"From the deep indigo and black scarlets of the industrial heart, we sailed through the unimaginable beauty of unspoiled countryside. These conflicting landscapes really shaped, I think, my whole life." – said Barbara Hepworth on growing up in Wakefield.
For the first time in human history, more people are living in urban environments than in the countryside, yet the impulse to seek out nature remains as strong as ever. This new exhibition of photographs at The Hepworth Wakefield features leading British photographers Shirley Baker, Bill Brandt, Anna Fox, Chris Killip, Martin Parr and Tony Ray-Jones and explores our evolving relationship with the natural world and how this shapes individuals and communities.
Drawn from the collection of Claire and James Hyman, which comprises more than 3,000 photographs ranging from conceptual compositions to documentary-style works, Modern Nature will include around 60 photographs taken since the end of the Second World War, through the beginnings of de-industrialisation to the present day. It will explore the merging of urban and rural landscapes, the rapid expansion of cities and the increasingly intrusive management of the countryside.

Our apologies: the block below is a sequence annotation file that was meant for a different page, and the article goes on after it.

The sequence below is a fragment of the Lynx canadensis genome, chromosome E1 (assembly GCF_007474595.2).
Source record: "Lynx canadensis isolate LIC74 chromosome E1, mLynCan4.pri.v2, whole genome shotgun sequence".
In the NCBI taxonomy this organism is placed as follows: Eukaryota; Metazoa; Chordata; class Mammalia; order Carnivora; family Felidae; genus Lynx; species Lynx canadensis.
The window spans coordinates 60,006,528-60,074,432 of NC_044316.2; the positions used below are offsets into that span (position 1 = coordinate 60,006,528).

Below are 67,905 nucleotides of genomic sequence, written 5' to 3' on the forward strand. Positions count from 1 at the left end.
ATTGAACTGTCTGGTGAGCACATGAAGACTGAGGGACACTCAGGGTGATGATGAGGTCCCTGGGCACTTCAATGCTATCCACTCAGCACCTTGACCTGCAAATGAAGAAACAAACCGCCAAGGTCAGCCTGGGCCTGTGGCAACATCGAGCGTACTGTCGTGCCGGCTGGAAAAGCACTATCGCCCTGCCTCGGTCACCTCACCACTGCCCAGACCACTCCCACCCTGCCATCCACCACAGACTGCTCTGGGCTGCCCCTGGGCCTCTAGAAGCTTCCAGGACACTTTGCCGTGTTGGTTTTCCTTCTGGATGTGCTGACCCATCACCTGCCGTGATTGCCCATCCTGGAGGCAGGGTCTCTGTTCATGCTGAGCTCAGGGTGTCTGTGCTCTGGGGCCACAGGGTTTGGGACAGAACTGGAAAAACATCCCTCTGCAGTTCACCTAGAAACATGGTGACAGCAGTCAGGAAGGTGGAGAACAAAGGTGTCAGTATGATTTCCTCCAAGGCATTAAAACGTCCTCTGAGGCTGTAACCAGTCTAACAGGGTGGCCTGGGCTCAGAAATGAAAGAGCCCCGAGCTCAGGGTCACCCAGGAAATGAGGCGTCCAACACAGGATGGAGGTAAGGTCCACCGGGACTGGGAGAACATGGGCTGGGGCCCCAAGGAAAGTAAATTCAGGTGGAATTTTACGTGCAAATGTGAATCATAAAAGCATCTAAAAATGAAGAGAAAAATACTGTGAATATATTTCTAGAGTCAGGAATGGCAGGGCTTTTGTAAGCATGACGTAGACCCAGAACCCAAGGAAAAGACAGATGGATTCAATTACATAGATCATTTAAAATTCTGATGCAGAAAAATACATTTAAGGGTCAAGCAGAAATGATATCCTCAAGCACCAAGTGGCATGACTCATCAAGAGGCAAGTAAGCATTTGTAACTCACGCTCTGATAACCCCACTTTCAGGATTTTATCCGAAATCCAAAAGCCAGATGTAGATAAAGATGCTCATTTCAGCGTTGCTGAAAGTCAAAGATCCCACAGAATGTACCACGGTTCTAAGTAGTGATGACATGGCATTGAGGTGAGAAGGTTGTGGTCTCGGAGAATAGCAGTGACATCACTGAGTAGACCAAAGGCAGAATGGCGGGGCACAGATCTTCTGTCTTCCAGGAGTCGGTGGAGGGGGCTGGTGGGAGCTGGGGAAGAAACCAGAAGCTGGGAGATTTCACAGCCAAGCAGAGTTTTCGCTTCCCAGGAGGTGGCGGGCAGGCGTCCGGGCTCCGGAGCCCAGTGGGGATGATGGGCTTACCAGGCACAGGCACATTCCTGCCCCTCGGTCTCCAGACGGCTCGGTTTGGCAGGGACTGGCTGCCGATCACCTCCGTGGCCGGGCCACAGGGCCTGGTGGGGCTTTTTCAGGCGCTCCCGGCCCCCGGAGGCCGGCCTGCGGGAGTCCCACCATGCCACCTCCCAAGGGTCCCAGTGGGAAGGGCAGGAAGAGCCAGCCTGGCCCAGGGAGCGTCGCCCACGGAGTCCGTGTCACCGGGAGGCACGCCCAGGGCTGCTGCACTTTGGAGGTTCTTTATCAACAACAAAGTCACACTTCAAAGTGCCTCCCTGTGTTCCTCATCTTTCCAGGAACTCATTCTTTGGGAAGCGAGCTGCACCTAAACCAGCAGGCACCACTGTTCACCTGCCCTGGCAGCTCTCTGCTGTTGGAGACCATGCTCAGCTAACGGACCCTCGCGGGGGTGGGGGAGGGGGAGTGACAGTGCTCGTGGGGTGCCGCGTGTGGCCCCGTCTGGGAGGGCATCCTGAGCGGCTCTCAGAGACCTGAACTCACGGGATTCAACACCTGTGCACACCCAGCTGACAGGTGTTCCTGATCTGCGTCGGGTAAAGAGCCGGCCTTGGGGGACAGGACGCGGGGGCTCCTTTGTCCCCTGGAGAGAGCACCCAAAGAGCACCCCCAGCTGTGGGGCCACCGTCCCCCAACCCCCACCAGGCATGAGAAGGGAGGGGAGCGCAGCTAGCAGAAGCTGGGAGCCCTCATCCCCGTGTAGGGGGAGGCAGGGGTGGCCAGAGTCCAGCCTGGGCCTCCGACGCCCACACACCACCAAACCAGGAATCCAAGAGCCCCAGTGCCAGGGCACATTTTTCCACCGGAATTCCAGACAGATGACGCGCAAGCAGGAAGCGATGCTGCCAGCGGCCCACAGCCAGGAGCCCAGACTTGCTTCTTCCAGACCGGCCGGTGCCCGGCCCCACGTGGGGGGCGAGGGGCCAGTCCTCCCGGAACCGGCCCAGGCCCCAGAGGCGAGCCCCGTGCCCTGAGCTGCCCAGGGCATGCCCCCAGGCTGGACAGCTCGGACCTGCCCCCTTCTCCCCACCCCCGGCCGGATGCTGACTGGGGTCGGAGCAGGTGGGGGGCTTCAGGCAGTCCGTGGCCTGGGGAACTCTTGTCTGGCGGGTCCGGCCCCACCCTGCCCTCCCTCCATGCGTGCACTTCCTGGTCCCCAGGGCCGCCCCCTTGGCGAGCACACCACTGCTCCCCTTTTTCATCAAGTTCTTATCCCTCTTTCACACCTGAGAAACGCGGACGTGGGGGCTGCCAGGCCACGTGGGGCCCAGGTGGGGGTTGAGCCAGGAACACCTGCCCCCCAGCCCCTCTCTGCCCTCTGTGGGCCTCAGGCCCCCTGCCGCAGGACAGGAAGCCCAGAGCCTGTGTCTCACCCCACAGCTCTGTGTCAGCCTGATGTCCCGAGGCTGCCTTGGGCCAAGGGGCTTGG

A number of photographs on display, including The Caravan Gallery’s quizzical views of urban centres and Chris Shaw’s Weeds of Wallasey series (2007–12), capture the ways in which nature infiltrates the city. Others, such as Mark Power’s The Shipping Forecast series (1993–6) and Marketa Luskacova’s NE Seaside (1978) images document trips out to the coast and countryside, driven by the sometimes powerful need to escape urban life. They are by turns poetic and humorous, occasionally absurd.
A strand running through the exhibition will look at how children reclaim space for play and exploration, exemplified through works including Daniel Meadows’s National Portrait (Three Boys and a Pigeon) (1974), Jo Spence’s Gypsies series (1974) and Paul Hill’s Legs over High Tor (1975).
Modern Nature runs from 13 July until 22 April 2019 at The Hepworth Wakefield. Admission is free.